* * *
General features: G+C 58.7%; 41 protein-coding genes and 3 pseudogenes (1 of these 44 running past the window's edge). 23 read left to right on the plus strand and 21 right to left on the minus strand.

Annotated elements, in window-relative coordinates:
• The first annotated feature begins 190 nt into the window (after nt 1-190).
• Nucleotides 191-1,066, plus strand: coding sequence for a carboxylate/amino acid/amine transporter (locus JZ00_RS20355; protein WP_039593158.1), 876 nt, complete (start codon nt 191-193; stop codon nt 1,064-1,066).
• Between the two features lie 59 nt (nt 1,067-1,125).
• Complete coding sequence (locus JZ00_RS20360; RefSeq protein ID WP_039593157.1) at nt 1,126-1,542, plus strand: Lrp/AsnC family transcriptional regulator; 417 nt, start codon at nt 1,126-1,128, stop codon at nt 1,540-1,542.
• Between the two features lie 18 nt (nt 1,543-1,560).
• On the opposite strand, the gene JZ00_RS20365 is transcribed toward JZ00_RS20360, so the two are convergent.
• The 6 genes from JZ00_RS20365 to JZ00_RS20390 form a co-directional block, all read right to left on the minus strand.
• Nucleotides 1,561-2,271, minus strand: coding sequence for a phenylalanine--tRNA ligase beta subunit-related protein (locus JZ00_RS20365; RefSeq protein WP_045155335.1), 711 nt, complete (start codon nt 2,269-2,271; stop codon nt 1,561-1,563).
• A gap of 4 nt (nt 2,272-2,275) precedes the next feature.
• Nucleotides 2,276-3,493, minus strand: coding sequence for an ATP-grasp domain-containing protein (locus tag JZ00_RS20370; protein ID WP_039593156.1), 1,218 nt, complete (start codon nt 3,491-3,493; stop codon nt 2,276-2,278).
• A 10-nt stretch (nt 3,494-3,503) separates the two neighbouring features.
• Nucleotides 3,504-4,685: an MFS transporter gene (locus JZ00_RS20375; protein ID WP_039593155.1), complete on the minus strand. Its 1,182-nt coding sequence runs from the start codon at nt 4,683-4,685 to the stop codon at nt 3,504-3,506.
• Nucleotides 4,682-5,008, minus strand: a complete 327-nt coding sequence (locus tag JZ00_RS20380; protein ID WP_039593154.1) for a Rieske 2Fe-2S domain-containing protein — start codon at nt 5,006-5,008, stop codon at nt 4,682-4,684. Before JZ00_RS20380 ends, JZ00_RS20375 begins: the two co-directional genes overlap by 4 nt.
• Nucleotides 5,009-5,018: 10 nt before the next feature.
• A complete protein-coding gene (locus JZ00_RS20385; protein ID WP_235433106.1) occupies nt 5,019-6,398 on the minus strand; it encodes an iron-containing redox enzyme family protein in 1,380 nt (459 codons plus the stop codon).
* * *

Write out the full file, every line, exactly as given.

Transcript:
General features: G+C 58.7%; 41 protein-coding genes and 3 pseudogenes (1 of these 44 running past the window's edge). 23 read left to right on the plus strand and 21 right to left on the minus strand.

Annotated elements, in window-relative coordinates:
• The first annotated feature begins 190 nt into the window (after nt 1-190).
• Nucleotides 191-1,066, plus strand: coding sequence for a carboxylate/amino acid/amine transporter (locus JZ00_RS20355; protein WP_039593158.1), 876 nt, complete (start codon nt 191-193; stop codon nt 1,064-1,066).
• Between the two features lie 59 nt (nt 1,067-1,125).
• Complete coding sequence (locus JZ00_RS20360; RefSeq protein ID WP_039593157.1) at nt 1,126-1,542, plus strand: Lrp/AsnC family transcriptional regulator; 417 nt, start codon at nt 1,126-1,128, stop codon at nt 1,540-1,542.
• Between the two features lie 18 nt (nt 1,543-1,560).
• On the opposite strand, the gene JZ00_RS20365 is transcribed toward JZ00_RS20360, so the two are convergent.
• The 6 genes from JZ00_RS20365 to JZ00_RS20390 form a co-directional block, all read right to left on the minus strand.
• Nucleotides 1,561-2,271, minus strand: coding sequence for a phenylalanine--tRNA ligase beta subunit-related protein (locus JZ00_RS20365; RefSeq protein WP_045155335.1), 711 nt, complete (start codon nt 2,269-2,271; stop codon nt 1,561-1,563).
• A gap of 4 nt (nt 2,272-2,275) precedes the next feature.
• Nucleotides 2,276-3,493, minus strand: coding sequence for an ATP-grasp domain-containing protein (locus tag JZ00_RS20370; protein ID WP_039593156.1), 1,218 nt, complete (start codon nt 3,491-3,493; stop codon nt 2,276-2,278).
• A 10-nt stretch (nt 3,494-3,503) separates the two neighbouring features.
• Nucleotides 3,504-4,685: an MFS transporter gene (locus JZ00_RS20375; protein ID WP_039593155.1), complete on the minus strand. Its 1,182-nt coding sequence runs from the start codon at nt 4,683-4,685 to the stop codon at nt 3,504-3,506.
• Nucleotides 4,682-5,008, minus strand: a complete 327-nt coding sequence (locus tag JZ00_RS20380; protein ID WP_039593154.1) for a Rieske 2Fe-2S domain-containing protein — start codon at nt 5,006-5,008, stop codon at nt 4,682-4,684. Before JZ00_RS20380 ends, JZ00_RS20375 begins: the two co-directional genes overlap by 4 nt.
• Nucleotides 5,009-5,018: 10 nt before the next feature.
• A complete protein-coding gene (locus JZ00_RS20385; protein ID WP_235433106.1) occupies nt 5,019-6,398 on the minus strand; it encodes an iron-containing redox enzyme family protein in 1,380 nt (459 codons plus the stop codon).